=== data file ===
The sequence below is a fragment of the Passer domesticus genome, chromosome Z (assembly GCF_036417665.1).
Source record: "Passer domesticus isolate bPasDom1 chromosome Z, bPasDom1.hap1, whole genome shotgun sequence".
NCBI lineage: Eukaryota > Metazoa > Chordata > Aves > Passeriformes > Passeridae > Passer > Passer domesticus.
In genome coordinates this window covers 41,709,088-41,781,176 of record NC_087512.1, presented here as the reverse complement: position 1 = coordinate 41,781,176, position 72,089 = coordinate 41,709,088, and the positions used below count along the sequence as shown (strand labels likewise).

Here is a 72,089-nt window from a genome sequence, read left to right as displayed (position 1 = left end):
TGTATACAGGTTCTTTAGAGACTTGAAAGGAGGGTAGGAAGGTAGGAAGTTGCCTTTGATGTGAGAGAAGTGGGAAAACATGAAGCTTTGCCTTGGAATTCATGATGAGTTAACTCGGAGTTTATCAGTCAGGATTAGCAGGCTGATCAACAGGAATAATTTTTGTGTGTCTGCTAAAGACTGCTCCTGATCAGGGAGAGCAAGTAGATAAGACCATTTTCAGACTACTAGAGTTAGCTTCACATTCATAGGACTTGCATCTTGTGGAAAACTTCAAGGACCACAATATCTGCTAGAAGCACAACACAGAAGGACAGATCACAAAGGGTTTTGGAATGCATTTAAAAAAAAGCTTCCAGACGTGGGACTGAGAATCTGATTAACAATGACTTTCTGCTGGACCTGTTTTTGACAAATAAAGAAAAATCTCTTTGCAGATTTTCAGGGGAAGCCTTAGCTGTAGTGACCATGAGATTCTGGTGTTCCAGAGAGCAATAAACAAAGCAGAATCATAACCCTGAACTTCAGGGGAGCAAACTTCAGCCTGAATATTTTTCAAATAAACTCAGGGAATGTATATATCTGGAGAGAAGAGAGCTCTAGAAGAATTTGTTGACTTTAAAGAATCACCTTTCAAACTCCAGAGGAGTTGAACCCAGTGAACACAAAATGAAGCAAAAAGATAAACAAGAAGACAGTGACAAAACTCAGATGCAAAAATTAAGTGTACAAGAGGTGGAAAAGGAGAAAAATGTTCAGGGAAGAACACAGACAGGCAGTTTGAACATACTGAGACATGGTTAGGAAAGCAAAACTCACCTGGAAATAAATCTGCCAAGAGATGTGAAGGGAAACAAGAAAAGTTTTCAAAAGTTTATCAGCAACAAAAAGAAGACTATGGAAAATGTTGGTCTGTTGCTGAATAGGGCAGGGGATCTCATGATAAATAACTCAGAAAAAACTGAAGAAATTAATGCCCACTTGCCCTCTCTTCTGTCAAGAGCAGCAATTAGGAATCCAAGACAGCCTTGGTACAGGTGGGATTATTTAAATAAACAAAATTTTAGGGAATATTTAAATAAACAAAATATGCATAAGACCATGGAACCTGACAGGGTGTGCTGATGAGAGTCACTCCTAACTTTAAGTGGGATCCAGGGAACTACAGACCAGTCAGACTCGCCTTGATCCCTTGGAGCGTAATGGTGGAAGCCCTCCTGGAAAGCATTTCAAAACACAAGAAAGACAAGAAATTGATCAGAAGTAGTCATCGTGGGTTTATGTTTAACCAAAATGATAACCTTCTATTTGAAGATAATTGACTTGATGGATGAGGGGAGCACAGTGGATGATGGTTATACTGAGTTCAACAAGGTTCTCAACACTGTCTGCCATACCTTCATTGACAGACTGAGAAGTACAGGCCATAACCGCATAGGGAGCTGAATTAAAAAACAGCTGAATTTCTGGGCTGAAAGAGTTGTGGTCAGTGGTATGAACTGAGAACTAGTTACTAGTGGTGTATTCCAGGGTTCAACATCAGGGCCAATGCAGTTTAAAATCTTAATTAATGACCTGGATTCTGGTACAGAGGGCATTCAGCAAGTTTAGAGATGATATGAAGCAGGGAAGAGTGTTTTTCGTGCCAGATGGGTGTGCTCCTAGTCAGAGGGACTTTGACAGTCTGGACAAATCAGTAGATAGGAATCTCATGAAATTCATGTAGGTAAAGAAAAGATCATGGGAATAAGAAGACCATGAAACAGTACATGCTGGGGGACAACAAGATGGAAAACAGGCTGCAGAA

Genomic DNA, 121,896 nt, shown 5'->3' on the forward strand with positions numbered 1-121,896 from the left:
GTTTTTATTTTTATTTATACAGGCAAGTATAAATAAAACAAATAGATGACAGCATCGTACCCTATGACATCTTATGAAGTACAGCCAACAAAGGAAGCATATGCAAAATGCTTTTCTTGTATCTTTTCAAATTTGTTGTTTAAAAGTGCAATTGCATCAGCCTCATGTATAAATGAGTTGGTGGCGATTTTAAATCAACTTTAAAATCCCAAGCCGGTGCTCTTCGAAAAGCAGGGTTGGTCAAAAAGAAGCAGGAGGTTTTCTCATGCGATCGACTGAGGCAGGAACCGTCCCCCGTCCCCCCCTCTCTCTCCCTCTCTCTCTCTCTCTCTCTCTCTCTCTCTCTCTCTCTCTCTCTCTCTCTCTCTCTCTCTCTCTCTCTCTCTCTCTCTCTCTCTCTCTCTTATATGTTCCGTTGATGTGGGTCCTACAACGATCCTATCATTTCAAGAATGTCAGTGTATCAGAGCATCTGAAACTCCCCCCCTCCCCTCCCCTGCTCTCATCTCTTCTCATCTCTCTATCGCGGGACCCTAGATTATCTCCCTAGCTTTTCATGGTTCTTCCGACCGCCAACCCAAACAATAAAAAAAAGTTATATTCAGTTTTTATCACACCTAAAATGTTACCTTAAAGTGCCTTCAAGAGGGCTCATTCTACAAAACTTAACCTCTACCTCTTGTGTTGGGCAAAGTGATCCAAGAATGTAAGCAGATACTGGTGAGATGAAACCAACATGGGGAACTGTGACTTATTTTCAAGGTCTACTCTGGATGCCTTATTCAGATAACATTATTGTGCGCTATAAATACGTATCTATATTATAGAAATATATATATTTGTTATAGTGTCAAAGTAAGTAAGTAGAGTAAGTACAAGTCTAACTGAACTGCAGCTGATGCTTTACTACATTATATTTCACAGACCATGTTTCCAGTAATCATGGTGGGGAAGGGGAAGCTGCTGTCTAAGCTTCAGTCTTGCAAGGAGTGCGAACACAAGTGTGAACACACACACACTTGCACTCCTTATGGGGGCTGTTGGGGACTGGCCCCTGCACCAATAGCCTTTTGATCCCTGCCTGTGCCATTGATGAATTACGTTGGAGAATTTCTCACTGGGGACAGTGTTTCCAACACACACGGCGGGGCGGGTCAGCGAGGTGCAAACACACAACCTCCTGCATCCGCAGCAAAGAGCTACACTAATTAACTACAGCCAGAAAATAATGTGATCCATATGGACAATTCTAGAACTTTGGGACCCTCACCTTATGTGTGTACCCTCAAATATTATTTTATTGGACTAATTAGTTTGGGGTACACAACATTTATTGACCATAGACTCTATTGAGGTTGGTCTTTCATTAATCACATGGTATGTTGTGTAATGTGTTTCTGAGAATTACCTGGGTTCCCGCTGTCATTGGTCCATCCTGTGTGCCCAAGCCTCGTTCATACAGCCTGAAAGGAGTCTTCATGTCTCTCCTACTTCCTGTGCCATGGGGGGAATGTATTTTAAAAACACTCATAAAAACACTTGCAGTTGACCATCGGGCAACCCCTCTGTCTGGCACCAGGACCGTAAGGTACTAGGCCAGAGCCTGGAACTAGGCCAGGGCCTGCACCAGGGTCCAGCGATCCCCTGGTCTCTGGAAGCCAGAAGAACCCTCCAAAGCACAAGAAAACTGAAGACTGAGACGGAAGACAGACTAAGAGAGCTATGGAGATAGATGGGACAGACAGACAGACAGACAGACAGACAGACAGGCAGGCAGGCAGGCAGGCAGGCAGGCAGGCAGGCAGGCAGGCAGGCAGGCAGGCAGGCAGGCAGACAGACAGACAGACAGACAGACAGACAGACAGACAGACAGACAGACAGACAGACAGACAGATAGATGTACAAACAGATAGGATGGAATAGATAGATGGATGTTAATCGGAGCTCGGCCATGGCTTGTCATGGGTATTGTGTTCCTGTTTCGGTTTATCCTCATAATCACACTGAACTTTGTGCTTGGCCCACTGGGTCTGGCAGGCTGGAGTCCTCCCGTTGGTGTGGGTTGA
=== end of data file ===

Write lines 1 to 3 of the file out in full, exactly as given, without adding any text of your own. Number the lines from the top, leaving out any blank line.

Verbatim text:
The sequence below is a fragment of the Passer domesticus genome, chromosome Z (assembly GCF_036417665.1).
Source record: "Passer domesticus isolate bPasDom1 chromosome Z, bPasDom1.hap1, whole genome shotgun sequence".
NCBI lineage: Eukaryota > Metazoa > Chordata > Aves > Passeriformes > Passeridae > Passer > Passer domesticus.